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Circular is very trendy. The Circular Economy and Bio-Based Economy were once abstract concepts, but these days their contours and identity are becoming increasingly clear. Practical projects like the construction of the Circl building in Amsterdam make ‘circular’ tangible. Power companies are converting their power stations so they can run on biomass. CO2 is still a threat, but it is also being seen more and more as a promising raw material for green chemistry. For the first time in Dutch political history, the circular economy has been included in the coalition agreement.
Pierre Gielen

And yet, the government of the Netherlands has already had a vision of the bio-based economy since 2007 (‘Closing the chains’). Since 2013 it has also had an idea of how much the circular and bio-based economy can yield in hard money, thanks to the TNO report ‘Opportunities for a circular economy in the Netherlands.’ Doctor Ton Bastein is one of the scientists at TNO who worked on this report and is still involved in the evaluation of the government policy and the Transition Agendas. ‘Recently I heard unofficially that it was getting close to time to update the report from 2013,’ he says. ‘I cannot imagine that it will lead to very different outcomes as far as economic opportunities are concerned. Some things are changing fast in society, but others are not, and I do dare to say that our analysis from then is still valid now.’

In that report and in the context of circularity, TNO zoomed in on available biotic residual substances, indicated the streams they lead to and the value they represent. ‘Much of our residual streams is already used in a resource-efficient way. Possibly, as a result of increased production and the use of biogas or forms of biorefinery, we would be able to create a higher added value than has already been created. At the time we already estimated it to be three billion euros. And you could add another billion euros to that. It seems like a lot, but when you consider that it is shared across 40 residual streams, it shouldn’t be too difficult.’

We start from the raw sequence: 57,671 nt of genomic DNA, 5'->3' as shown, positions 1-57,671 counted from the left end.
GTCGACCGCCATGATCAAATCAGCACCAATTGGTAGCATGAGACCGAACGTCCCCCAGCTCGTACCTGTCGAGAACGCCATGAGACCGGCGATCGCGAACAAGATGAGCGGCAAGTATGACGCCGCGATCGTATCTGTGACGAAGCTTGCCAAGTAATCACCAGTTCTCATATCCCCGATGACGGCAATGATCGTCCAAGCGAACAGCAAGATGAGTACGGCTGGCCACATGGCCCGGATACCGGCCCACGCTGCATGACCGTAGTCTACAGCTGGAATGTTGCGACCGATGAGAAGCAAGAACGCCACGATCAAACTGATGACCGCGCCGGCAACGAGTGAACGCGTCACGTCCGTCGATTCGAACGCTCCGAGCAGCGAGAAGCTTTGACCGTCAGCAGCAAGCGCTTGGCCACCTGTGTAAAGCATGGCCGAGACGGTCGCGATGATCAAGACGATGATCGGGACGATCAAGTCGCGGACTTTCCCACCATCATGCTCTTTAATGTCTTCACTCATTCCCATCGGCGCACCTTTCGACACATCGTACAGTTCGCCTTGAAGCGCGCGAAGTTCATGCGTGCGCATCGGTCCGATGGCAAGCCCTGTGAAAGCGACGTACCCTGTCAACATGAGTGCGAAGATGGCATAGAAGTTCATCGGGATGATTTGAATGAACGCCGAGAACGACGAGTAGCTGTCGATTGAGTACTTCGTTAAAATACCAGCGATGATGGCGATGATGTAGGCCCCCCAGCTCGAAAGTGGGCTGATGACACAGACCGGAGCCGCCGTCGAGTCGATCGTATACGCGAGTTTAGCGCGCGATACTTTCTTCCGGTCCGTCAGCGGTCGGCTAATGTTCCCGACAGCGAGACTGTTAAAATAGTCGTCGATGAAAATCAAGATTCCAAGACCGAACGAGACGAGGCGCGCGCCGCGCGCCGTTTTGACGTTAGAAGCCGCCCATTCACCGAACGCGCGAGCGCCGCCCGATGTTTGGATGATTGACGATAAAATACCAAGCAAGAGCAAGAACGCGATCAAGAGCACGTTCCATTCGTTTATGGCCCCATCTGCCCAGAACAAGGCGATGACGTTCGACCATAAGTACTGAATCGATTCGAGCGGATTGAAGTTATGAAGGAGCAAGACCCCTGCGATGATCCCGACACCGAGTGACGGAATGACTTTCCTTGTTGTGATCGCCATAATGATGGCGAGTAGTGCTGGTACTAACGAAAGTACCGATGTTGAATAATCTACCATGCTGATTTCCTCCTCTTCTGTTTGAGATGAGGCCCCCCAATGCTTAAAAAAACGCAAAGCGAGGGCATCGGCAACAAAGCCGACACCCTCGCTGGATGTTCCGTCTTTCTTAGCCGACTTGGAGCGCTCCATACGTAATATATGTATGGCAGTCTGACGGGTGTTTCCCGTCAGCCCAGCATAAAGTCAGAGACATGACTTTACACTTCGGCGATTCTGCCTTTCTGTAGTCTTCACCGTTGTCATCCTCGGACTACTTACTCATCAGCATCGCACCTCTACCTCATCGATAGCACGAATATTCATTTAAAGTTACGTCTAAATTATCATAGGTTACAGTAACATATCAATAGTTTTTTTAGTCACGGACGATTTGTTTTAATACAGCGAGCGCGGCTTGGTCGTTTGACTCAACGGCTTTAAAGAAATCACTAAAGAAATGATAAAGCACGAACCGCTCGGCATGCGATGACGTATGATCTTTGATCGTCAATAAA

Nationwide Programme

In that sense, it could be time to speed up. The Nationwide Circular Economy Programme 2050, which was released last year, aims at a fully circular economy by 2050. As Bastein points out, it is easy to write that, but not easy to get a feeling of what it actually means. ‘I don’t think that anybody can picture what fully circular implies. How would it be different to now? What problems do we hope to solve with it? What goals are we aiming at? TNO is closely involved in the evaluation of the Nationwide Programme and the ensuing transition agendas. I myself am closely monitoring this, to see how those programmes land in practical objectives and then in actions which the stakeholders have thought up to achieve those objectives. But when you get round the table with people and ask what objectives we want to achieve in practical terms, you hear nothing for a long time.’